Marjorie Lane issue resurfaces at Logan meeting
Logan Township resident Ed Kreuz came to his second consecutive supervisors meeting Thursday to complain about what he considers to be the township’s shortchanging of maintenance for Marjorie Lane, the no-outlet road where he lives.
Workers recently applied tar and chips there, but the lane should have been repaved, like Castle Farms Road, which is also about 800 feet long and also no-outlet, Kreuz argued — asking, “Why are they more important than we are?”
Supervisors’ Chairman Jim Patterson promised to encourage township highway foreman Lamar Dively to consider Marjorie for paving within the next five years.
According to Kreuz, the township’s property tax revenue for Marjorie and Castle Farms Road are similar, which should lead to similar treatment.
His argument is invalid, according to supervisors.
The tax revenue for Marjorie is actually only 27 percent of the tax revenue for Castle Farms, said Supervisor Dave Rhoa, relying on numbers compiled by staff.
Moreover, while Marjorie serves only six homes, Castle Farms serves as a conduit for traffic heading to many more homes, the supervisors said.
Most importantly, the tax revenue generated by properties on a road doesn’t enter into road maintenance decisions, which are based solely on road condition and traffic volume, according to Rhoa and others.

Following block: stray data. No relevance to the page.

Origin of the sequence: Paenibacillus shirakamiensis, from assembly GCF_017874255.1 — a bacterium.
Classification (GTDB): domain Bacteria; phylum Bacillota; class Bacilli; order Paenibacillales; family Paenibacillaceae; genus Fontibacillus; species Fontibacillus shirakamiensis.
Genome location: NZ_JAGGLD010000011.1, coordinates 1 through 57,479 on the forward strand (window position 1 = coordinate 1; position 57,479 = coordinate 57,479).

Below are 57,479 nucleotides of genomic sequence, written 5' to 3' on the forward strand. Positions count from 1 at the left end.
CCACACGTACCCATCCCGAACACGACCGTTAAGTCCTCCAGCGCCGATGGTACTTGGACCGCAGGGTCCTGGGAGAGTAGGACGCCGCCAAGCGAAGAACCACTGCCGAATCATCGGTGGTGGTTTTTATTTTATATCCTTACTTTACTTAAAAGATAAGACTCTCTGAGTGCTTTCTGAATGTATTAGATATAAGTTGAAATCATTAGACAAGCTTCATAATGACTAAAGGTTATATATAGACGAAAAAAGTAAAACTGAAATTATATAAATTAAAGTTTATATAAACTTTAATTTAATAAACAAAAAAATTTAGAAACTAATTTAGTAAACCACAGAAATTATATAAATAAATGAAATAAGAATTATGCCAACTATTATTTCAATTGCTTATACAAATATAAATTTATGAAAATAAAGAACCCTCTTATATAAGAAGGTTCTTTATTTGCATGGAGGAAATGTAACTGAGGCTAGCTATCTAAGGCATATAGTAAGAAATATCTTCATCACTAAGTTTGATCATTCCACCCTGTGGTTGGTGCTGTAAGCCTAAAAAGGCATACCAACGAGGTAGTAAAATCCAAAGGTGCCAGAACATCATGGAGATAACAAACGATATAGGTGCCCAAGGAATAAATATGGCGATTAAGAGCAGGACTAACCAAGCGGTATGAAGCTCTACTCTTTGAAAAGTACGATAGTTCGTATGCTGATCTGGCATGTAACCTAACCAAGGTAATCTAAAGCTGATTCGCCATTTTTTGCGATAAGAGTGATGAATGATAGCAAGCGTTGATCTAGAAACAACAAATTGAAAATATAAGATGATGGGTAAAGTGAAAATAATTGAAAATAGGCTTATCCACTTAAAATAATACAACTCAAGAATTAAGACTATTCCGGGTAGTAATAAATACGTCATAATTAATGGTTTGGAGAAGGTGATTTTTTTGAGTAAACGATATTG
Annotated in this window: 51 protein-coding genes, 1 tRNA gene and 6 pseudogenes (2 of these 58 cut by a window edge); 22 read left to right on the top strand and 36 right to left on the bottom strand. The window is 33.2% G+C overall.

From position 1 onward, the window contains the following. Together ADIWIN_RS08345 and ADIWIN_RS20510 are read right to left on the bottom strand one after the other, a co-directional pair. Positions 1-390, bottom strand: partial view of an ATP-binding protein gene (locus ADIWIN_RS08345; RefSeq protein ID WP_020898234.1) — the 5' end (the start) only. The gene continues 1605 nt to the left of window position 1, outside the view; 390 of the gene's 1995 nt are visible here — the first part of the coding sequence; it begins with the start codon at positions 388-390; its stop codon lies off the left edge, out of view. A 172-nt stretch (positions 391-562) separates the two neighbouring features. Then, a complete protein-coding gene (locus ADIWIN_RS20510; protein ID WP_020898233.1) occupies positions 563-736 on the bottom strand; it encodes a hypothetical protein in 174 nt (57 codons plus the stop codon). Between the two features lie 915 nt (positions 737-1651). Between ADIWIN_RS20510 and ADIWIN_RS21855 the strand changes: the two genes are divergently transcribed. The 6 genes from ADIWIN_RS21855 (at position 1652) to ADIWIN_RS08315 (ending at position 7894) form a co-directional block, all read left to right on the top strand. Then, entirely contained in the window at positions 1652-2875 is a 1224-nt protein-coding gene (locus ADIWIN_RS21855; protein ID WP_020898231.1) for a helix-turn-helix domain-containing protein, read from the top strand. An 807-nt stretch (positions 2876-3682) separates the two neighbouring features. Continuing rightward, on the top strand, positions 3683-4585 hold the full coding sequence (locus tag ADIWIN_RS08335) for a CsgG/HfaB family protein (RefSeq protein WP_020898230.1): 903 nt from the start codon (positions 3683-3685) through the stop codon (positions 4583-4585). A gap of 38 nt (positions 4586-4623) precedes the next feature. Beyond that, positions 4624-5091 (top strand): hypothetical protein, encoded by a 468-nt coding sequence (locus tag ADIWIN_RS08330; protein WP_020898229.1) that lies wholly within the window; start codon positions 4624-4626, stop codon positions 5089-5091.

It would be a mistake to “politicize” road maintenance decisions, Rhoa said.
Better to rely on staff for those judgments, he said.
“We don’t want to usurp the authority of the highway foreman,” Rhoa said.
If the board were to have promised to pave Marjorie next week based on Kreuz’s complaint, others would follow next month with similar requests for their roads, he said.
Still, each of the supervisors have roadmaster responsibilities for segments of the township, and “as part of our visitation” in the fall, in keeping with Patterson’s promise, the supervisors can ask the foreman to re-evaluate Marjorie, said Supervisor Joe Metzgar.
Most residents don’t like tar-and-chipping, because the stones bounce up and nick the paint on vehicles, Patterson conceded.
But tar-and-chipping costs only about a fourth as much as paving, and it enables the township to extend the intervals between repavings, thus saving money, he said.
The practice is also less problematic than it used to be, because workers sweep the loose stones away shortly after applying the tar and chips, he said.
Workers will be sweeping Marjorie and the other township roads that were tar-and-chipped recently early next week, officials said Thursday.